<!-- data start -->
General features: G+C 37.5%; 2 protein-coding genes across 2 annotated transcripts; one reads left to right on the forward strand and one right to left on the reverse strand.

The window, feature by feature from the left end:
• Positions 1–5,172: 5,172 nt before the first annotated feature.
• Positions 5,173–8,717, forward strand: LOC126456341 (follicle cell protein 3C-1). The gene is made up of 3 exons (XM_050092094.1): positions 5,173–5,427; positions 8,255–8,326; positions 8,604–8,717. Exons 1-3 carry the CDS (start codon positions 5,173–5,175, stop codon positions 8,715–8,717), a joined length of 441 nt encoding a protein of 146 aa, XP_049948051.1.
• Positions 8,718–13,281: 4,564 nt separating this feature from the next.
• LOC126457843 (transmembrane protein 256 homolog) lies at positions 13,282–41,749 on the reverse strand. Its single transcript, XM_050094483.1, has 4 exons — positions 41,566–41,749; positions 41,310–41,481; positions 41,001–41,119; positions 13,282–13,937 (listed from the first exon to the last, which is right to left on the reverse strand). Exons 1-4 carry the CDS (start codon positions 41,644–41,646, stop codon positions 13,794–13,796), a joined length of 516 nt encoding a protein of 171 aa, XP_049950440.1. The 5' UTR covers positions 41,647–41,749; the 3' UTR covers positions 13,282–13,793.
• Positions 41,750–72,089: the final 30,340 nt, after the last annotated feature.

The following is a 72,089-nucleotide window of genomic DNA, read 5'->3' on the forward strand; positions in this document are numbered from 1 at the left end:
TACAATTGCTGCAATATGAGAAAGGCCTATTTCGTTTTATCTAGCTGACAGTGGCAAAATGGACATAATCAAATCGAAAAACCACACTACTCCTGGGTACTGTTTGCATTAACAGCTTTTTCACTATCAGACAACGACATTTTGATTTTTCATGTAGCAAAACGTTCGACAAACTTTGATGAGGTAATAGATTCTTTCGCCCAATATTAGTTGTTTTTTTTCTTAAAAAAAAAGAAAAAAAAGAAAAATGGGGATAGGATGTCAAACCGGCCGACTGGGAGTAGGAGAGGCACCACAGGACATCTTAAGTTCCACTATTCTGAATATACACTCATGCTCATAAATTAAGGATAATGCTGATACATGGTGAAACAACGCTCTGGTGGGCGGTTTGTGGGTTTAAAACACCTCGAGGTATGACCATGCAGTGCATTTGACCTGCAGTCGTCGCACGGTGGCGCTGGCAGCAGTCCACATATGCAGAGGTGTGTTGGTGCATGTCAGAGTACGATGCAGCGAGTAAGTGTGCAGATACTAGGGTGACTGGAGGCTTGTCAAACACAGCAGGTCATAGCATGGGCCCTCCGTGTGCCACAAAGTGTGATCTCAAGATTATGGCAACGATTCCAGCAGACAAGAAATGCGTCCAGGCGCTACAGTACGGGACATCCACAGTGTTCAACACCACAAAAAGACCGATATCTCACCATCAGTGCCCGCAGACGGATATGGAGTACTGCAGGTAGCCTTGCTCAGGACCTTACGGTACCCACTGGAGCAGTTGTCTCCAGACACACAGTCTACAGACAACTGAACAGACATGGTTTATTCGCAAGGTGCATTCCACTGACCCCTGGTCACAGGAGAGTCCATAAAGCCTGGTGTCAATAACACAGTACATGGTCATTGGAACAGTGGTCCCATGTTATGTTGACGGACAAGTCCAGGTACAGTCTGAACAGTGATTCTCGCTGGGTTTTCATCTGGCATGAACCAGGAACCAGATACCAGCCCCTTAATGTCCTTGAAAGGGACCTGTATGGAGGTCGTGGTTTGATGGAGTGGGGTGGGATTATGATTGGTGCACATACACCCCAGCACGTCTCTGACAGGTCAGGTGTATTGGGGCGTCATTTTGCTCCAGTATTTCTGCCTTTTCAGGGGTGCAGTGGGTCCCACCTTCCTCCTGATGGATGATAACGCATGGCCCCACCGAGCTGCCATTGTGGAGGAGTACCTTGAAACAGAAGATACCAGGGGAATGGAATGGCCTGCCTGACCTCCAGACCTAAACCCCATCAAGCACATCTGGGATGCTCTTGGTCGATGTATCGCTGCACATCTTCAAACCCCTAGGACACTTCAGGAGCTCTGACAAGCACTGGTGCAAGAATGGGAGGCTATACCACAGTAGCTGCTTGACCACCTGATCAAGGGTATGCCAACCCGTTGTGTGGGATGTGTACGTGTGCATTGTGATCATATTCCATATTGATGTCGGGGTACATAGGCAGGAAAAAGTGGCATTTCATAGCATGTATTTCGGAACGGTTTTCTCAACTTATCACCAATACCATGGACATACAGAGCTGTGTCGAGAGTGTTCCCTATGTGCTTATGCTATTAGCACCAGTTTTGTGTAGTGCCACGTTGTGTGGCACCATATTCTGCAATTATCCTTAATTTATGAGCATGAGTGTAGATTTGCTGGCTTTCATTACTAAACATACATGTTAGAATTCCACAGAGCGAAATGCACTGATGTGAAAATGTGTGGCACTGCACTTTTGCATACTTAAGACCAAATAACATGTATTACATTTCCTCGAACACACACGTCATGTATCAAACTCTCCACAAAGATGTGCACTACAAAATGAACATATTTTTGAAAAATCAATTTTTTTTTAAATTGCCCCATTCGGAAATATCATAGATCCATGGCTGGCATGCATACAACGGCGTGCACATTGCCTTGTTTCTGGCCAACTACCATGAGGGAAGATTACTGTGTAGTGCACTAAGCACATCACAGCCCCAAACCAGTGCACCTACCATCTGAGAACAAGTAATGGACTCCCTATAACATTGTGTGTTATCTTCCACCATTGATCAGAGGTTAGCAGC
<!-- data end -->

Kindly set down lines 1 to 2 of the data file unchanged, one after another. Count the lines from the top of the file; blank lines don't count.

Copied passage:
General features: G+C 37.5%; 2 protein-coding genes across 2 annotated transcripts; one reads left to right on the forward strand and one right to left on the reverse strand.

The window, feature by feature from the left end: